SHORT PROGRAM

Yuzuru Hanyu Rises From the Ashes

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“i have to learn to be more consistent.”

No skater deserved first place at the Nebelhorn Trophy in Germany in September as much as Yuzuru Hanyu. The native of Sendai, Japan, who will turn 17 on Dec. 7, was not only the best skater in the men’s field, he fought for the victory more than anyone else in the competition.

But the rising star had to overcome many obstacles to reach this goal, following the devastating events that struck his homeland last spring.

He recalled what transpired on March 11 at approximately 2:46 p.m. “I was practicing on the ice at my home rink in Sendai with other skaters when the earthquake struck. The earth was shaking so violently that I could hardly stand on my skates. I ran out of the building in my boots and even forgot to put on my skate guards, so the blades were damaged by the dirt on the floor.”

The roof of the rink did not collapse during the earthquake, and the building was not damaged by the tsunami that struck shortly after, but water pipes under the ice at the rink exploded and the ice melted. The rink was unusable until late July.

Hanyu also faced other challenges. “I had to spend three days in a gymnastic hall which had become an evacuation center because my parents’ house was damaged during the earthquake,” he explained. “After three days we were allowed to return to our homes at our own risk. But I had no idea where would I train.

"More than a week later the whole club moved to Hachinohe City, which was three hours away by car. We later went to Yokohama, because this city was far away from the atomic power stations in Fukushima. But I was unable to attend school there.”

The 2010 World junior champion and 2011 Four Continents silver medalist was the first alternate for the 2011 World Championships, originally scheduled to take place in Tokyo last March. But as Daisuke Takahashi, Nobunari Oda and Takahiko Kozuka were all healthy and competed in Moscow, Hanyu remained in Japan, and kept himself busy.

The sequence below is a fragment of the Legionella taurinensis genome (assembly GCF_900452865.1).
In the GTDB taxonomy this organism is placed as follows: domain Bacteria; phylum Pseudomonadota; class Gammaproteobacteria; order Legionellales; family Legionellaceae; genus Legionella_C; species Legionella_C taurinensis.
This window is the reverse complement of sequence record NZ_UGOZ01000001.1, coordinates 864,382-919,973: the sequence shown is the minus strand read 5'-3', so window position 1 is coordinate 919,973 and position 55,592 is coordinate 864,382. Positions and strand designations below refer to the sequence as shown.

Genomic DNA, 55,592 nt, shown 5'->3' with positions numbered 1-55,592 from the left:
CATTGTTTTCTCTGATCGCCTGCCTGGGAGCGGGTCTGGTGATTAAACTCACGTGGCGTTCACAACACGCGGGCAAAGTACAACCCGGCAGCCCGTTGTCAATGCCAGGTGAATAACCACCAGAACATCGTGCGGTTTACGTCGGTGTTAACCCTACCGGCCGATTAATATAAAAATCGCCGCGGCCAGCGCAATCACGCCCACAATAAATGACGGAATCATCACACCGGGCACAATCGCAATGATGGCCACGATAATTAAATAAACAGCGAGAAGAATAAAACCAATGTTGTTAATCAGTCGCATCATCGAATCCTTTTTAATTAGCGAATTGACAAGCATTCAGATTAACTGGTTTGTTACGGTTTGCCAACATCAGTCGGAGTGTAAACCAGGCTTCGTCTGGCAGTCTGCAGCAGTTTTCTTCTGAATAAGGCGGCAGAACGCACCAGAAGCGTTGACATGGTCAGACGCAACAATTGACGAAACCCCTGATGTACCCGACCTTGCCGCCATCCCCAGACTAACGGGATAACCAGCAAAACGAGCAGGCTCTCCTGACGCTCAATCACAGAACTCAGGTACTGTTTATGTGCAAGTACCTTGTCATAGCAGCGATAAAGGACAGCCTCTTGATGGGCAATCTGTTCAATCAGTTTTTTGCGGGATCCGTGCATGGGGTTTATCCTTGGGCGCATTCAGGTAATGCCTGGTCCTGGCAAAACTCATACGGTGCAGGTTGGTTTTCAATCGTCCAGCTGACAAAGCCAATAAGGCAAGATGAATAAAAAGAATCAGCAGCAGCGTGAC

“I took part in a charity show to raise money for the victims of the Japanese catastrophe,” he said. “I also performed in a number of shows during the summer.”

On July 24th the rink in Sendai reopened, and Hanyu returned to work with his longtime coach Nanami Abe.

“Now I concentrate on skating and do not attend school very often, but I take correspondence courses,” he said. “But at the rink I often practice with many other skaters on the ice, sometimes 30 or 40. Only a few days before an international competition do I get ice time almost to myself.”

Hanyu said his skating career began just like many others. “My older sister took lessons and I wanted to do it as well when I was 4. My parents did not skate at all, but my mother liked watching figure skating on TV. Our family was inspired by a former top Japanese skater, Minoru Sano, who was a coach in our rink and is a friend of my family.”

The rising star has high expectations for his career. “My first goal for this season is to reach the Grand Prix Final,” said Hanyu, whose assignments are China and Russia. “The second goal is to make the World team. I know how difficult this will be.

“My goals for the future are to land all quad jumps in competition. I would like to learn even the quad Axel. Another goal is to win the next two Olympics, or at least win medals like my first idol Evgeni Plushenko, whose jumps are perfect and who is very consistent. My other idol is Johnny Weir because his flow and transitions are so beautiful.”

Hanyu’s victory in Germany may well be the first step toward achieving his goals. Time will tell if this extremely ambitious young man can make them a reality.


Originally published in December 2011

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